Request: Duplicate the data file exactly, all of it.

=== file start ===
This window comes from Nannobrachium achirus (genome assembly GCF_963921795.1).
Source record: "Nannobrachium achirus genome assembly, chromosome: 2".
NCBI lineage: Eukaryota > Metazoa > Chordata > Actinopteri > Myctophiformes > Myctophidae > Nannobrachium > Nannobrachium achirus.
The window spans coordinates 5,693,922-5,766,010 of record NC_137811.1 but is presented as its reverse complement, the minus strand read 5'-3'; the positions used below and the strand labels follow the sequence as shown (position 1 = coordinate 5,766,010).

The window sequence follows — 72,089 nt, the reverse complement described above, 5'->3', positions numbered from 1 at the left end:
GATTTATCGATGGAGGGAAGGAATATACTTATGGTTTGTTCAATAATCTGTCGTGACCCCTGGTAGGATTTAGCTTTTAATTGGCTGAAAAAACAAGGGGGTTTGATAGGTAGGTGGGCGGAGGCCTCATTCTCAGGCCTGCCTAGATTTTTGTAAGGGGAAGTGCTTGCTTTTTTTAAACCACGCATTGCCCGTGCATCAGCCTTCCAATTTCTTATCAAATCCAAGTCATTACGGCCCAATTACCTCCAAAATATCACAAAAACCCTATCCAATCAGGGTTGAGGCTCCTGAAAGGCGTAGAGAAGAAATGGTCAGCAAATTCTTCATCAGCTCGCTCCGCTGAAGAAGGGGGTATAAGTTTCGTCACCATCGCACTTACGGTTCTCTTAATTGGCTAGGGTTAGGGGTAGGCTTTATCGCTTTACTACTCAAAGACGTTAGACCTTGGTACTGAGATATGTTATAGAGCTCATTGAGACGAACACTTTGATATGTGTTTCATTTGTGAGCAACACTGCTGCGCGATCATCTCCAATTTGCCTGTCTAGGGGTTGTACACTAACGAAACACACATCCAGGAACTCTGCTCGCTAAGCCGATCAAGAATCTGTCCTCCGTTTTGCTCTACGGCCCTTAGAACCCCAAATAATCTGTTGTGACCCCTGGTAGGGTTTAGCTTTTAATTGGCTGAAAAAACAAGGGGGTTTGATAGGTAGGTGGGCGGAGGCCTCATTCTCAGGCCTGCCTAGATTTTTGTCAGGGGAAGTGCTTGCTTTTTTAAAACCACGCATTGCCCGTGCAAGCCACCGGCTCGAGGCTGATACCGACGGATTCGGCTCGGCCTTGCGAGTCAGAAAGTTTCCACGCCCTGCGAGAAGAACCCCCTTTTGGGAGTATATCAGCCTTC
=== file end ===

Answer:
This window comes from Nannobrachium achirus (genome assembly GCF_963921795.1).
Source record: "Nannobrachium achirus genome assembly, chromosome: 2".
NCBI lineage: Eukaryota > Metazoa > Chordata > Actinopteri > Myctophiformes > Myctophidae > Nannobrachium > Nannobrachium achirus.
The window spans coordinates 5,693,922-5,766,010 of record NC_137811.1 but is presented as its reverse complement, the minus strand read 5'-3'; the positions used below and the strand labels follow the sequence as shown (position 1 = coordinate 5,766,010).

The window sequence follows — 72,089 nt, the reverse complement described above, 5'->3', positions numbered from 1 at the left end:
GATTTATCGATGGAGGGAAGGAATATACTTATGGTTTGTTCAATAATCTGTCGTGACCCCTGGTAGGATTTAGCTTTTAATTGGCTGAAAAAACAAGGGGGTTTGATAGGTAGGTGGGCGGAGGCCTCATTCTCAGGCCTGCCTAGATTTTTGTAAGGGGAAGTGCTTGCTTTTTTTAAACCACGCATTGCCCGTGCATCAGCCTTCCAATTTCTTATCAAATCCAAGTCATTACGGCCCAATTACCTCCAAAATATCACAAAAACCCTATCCAATCAGGGTTGAGGCTCCTGAAAGGCGTAGAGAAGAAATGGTCAGCAAATTCTTCATCAGCTCGCTCCGCTGAAGAAGGGGGTATAAGTTTCGTCACCATCGCACTTACGGTTCTCTTAATTGGCTAGGGTTAGGGGTAGGCTTTATCGCTTTACTACTCAAAGACGTTAGACCTTGGTACTGAGATATGTTATAGAGCTCATTGAGACGAACACTTTGATATGTGTTTCATTTGTGAGCAACACTGCTGCGCGATCATCTCCAATTTGCCTGTCTAGGGGTTGTACACTAACGAAACACACATCCAGGAACTCTGCTCGCTAAGCCGATCAAGAATCTGTCCTCCGTTTTGCTCTACGGCCCTTAGAACCCCAAATAATCTGTTGTGACCCCTGGTAGGGTTTAGCTTTTAATTGGCTGAAAAAACAAGGGGGTTTGATAGGTAGGTGGGCGGAGGCCTCATTCTCAGGCCTGCCTAGATTTTTGTCAGGGGAAGTGCTTGCTTTTTTAAAACCACGCATTGCCCGTGCAAGCCACCGGCTCGAGGCTGATACCGACGGATTCGGCTCGGCCTTGCGAGTCAGAAAGTTTCCACGCCCTGCGAGAAGAACCCCCTTTTGGGAGTATATCAGCCTTC